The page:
It’s been a rough week at the office for Joe Hockey.
The shadow Treasurer has grown in stature this year, as apparently one of the few senior figures in the Coalition to understand the magnitude of the task the opposition has set itself in promising personal tax cuts while repealing two significant taxes but keeping many of the associated spending initiatives. Once ridiculed as a buffoon by business, he increasingly looks like the hope for commonsense and discipline in a government led by the economically irrational Tony Abbott and the lunatic from St George who’ll likely be deputy prime minister.
This week, like many commentators and analysts, he’s been caught out by two contradictory pieces of economic news that are both good for the government, a product of our weird economy, which is apparently going gangbusters but that needs some monetary stimulus.
On Tuesday afternoon he had to deal with the problem that an interest rate cut is, at last in the media playbook, an unalloyed good. How to spin it? Well it wasn’t too hard — the cut was evidence of a weak economy, ideal for the Coalition line du jour, that now isn’t the time to introduce a carbon tax.
Alas, Hockey was (inexplicably) joined at that press conference by Abbott, which reduced the average economic IQ of the room by 20 points. Abbott proceeded to lay out his understanding of the rate cut. Abbott thought the RBA had cut rates because “economic conditions are soft. The stock market is down. Profits are weak. Retail sales are weak. The property market is down.” Glenn Stevens’ statement that the bank had cut rates because of “modest” domestic growth, a weakening international environment and low inflation was politely ignored.
Amid some less-than-robust questioning from journalists — one asked Abbott a question based on what his cab driver had said on the way over — Abbott went on to suggest the government was making things worse, and therefore increasing the justification for an interest rate cut, with its “carbon tax, with its mining tax, with its failure to address productivity issues in our economy and with the monumental increase in red tape”. By that logic, the more red tape there is, the more the RBA will cut interest rates. The Coalition’s plan to “slash” red tape (red tape is always “slashed”) therefore looms as a key source of upward pressure on interest rates.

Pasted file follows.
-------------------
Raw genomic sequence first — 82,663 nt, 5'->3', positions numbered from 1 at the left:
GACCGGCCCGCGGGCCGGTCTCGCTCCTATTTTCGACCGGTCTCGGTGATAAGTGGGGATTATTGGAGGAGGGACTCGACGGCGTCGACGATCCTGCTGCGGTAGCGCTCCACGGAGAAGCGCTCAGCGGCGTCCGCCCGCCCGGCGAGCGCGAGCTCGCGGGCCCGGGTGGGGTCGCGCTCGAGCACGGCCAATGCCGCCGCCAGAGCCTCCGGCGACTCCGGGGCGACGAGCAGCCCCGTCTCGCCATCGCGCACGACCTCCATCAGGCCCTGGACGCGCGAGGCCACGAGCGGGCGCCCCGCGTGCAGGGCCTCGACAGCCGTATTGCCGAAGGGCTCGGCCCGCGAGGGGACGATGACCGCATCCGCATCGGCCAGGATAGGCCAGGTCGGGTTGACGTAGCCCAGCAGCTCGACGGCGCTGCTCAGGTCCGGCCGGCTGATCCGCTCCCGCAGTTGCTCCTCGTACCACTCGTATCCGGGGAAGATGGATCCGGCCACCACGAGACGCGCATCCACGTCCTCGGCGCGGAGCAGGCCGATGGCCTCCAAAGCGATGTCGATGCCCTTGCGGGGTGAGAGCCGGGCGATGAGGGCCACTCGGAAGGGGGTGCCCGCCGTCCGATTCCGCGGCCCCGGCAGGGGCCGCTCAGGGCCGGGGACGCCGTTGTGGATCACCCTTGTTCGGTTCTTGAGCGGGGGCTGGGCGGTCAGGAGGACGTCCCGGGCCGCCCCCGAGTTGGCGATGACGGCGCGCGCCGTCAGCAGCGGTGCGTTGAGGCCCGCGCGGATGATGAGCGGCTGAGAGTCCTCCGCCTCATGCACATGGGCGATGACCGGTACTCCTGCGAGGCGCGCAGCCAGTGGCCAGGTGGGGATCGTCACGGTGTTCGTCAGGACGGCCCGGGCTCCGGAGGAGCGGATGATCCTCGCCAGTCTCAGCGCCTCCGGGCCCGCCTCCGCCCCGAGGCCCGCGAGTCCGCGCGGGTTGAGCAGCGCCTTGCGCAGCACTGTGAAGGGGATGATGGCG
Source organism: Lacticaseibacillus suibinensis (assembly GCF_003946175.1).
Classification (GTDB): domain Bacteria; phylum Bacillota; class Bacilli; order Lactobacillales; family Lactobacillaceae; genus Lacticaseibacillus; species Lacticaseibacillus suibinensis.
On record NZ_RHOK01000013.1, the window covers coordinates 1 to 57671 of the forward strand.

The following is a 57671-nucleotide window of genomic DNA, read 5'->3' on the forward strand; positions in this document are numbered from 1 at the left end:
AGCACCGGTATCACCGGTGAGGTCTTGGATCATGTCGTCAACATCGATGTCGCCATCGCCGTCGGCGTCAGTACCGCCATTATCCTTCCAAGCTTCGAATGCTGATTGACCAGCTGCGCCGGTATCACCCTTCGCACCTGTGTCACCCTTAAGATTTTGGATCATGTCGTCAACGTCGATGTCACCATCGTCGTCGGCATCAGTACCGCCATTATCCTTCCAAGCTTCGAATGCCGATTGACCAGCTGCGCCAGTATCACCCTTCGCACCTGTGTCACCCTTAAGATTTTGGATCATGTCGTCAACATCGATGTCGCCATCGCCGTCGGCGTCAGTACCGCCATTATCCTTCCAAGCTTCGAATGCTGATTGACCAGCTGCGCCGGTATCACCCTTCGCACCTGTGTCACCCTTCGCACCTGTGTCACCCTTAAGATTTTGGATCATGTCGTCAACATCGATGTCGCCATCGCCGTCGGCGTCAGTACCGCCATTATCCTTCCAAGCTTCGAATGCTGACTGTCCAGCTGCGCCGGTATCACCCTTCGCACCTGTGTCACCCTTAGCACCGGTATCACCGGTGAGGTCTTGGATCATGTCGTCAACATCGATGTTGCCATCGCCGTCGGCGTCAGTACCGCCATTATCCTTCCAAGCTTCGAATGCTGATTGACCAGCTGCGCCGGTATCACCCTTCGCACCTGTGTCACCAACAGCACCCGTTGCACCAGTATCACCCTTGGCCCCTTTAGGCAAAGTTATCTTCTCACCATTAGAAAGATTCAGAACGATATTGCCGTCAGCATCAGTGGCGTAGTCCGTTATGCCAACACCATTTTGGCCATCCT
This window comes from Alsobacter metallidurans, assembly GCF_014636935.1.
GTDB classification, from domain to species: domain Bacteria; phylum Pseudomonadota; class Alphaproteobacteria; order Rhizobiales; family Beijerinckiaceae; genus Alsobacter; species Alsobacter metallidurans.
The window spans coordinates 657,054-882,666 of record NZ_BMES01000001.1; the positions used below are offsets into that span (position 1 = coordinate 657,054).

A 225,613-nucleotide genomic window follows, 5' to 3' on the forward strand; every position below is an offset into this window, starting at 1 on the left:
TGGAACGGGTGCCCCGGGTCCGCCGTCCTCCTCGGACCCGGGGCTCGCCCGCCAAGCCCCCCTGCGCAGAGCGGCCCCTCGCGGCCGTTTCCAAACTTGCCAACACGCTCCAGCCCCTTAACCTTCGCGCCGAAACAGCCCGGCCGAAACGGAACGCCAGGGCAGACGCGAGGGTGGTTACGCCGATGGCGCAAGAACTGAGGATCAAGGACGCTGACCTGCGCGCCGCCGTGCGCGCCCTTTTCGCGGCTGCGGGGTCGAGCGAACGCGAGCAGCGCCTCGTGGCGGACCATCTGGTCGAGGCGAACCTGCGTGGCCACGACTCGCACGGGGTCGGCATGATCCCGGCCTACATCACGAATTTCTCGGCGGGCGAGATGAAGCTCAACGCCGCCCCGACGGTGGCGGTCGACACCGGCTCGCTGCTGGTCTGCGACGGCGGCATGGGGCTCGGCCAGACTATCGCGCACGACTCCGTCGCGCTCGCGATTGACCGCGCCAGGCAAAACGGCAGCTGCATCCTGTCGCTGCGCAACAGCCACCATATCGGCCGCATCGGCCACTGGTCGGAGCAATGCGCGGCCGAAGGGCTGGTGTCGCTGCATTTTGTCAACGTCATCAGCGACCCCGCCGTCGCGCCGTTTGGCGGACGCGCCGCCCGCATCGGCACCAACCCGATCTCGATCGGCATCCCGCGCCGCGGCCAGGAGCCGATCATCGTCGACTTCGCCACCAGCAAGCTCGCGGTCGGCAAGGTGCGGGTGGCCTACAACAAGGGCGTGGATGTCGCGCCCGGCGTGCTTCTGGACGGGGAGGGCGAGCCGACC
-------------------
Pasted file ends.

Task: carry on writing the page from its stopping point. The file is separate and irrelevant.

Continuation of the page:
With each word about the weak economy — which was Labor’s fault — Abbott was unknowingly making life more and more difficult for his shadow Treasurer, who yesterday had to come out and “welcome” — the sort of welcome you give your in-laws arriving to stay for a week — a strong GDP result.
There was a way out for Hockey — he could have said the GDP number was for the start of the year and the RBA was evidently concerned about a weak economy over the next 12-18 months. Or he could have run the line offered by a desperate Daily Telegraph today, pretending the restructuring going on in the retail sector is reflective of a “real” economy that is weak. But instead he appeared shellshocked, repeating “extraordinary” eight times. “The numbers are the numbers” he said at one point. “I totally accept that the numbers are the numbers.”
When he resorted to saying “imagine how well our country could do if we had a good government”, you had to have some sympathy for the bloke. We can’t imagine, Joe, because pretty much it doesn’t get any better than this in the developed world — a strong economy with no inflation, low unemployment and falling interest rates. And we’ll politely overlook that a weak economy was Wayne Swan’s fault on Tuesday but a strong economy had been achieved despite Swan on Wednesday.
And the entire rationale from Tuesday — that it was a weak economy that couldn’t take a carbon tax — had vanished. This is the particularly problematic aspect for the Coalition, since this is a key element of its current attack on the carbon price, along with cost of living issues.
Things didn’t improve this morning. Unemployment figures showed a rise back to 5.1%, but the best sort of rise, one driven by a big lift in our participation rate, which has been the one black spot on the government’s employment record. Nearly 40,000 jobs were created in May, but they just weren’t enough to soak up all the job seekers who’d re-entered the employment market.
Joe’s week from hell just got longer.